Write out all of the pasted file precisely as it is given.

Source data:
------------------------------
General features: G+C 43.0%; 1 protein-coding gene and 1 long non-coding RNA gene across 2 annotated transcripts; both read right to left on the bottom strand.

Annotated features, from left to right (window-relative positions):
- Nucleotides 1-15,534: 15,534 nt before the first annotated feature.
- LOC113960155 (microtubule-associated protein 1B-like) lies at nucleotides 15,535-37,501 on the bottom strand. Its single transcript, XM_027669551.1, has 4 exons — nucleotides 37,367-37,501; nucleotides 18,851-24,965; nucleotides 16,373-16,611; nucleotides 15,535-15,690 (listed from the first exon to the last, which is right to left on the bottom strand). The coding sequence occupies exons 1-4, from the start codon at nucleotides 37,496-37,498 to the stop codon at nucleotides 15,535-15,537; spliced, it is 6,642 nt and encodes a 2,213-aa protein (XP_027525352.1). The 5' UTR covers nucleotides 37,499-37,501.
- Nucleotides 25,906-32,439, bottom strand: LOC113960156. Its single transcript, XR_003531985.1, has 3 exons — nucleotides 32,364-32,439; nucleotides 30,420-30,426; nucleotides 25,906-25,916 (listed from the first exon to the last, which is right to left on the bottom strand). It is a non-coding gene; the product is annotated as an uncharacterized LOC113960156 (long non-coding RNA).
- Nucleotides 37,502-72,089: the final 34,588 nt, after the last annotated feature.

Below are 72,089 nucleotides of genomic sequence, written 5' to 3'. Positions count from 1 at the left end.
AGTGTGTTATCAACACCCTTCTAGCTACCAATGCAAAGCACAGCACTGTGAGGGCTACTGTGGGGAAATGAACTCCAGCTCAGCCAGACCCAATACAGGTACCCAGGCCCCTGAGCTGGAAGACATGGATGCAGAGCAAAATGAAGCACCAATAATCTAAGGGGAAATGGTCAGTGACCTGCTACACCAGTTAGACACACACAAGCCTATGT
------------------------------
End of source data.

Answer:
General features: G+C 43.0%; 1 protein-coding gene and 1 long non-coding RNA gene across 2 annotated transcripts; both read right to left on the bottom strand.

Annotated features, from left to right (window-relative positions):
- Nucleotides 1-15,534: 15,534 nt before the first annotated feature.
- LOC113960155 (microtubule-associated protein 1B-like) lies at nucleotides 15,535-37,501 on the bottom strand. Its single transcript, XM_027669551.1, has 4 exons — nucleotides 37,367-37,501; nucleotides 18,851-24,965; nucleotides 16,373-16,611; nucleotides 15,535-15,690 (listed from the first exon to the last, which is right to left on the bottom strand). The coding sequence occupies exons 1-4, from the start codon at nucleotides 37,496-37,498 to the stop codon at nucleotides 15,535-15,537; spliced, it is 6,642 nt and encodes a 2,213-aa protein (XP_027525352.1). The 5' UTR covers nucleotides 37,499-37,501.
- Nucleotides 25,906-32,439, bottom strand: LOC113960156. Its single transcript, XR_003531985.1, has 3 exons — nucleotides 32,364-32,439; nucleotides 30,420-30,426; nucleotides 25,906-25,916 (listed from the first exon to the last, which is right to left on the bottom strand). It is a non-coding gene; the product is annotated as an uncharacterized LOC113960156 (long non-coding RNA).
- Nucleotides 37,502-72,089: the final 34,588 nt, after the last annotated feature.

Below are 72,089 nucleotides of genomic sequence, written 5' to 3'. Positions count from 1 at the left end.
AGTGTGTTATCAACACCCTTCTAGCTACCAATGCAAAGCACAGCACTGTGAGGGCTACTGTGGGGAAATGAACTCCAGCTCAGCCAGACCCAATACAGGTACCCAGGCCCCTGAGCTGGAAGACATGGATGCAGAGCAAAATGAAGCACCAATAATCTAAGGGGAAATGGTCAGTGACCTGCTACACCAGTTAGACACACACAAGCCTATGT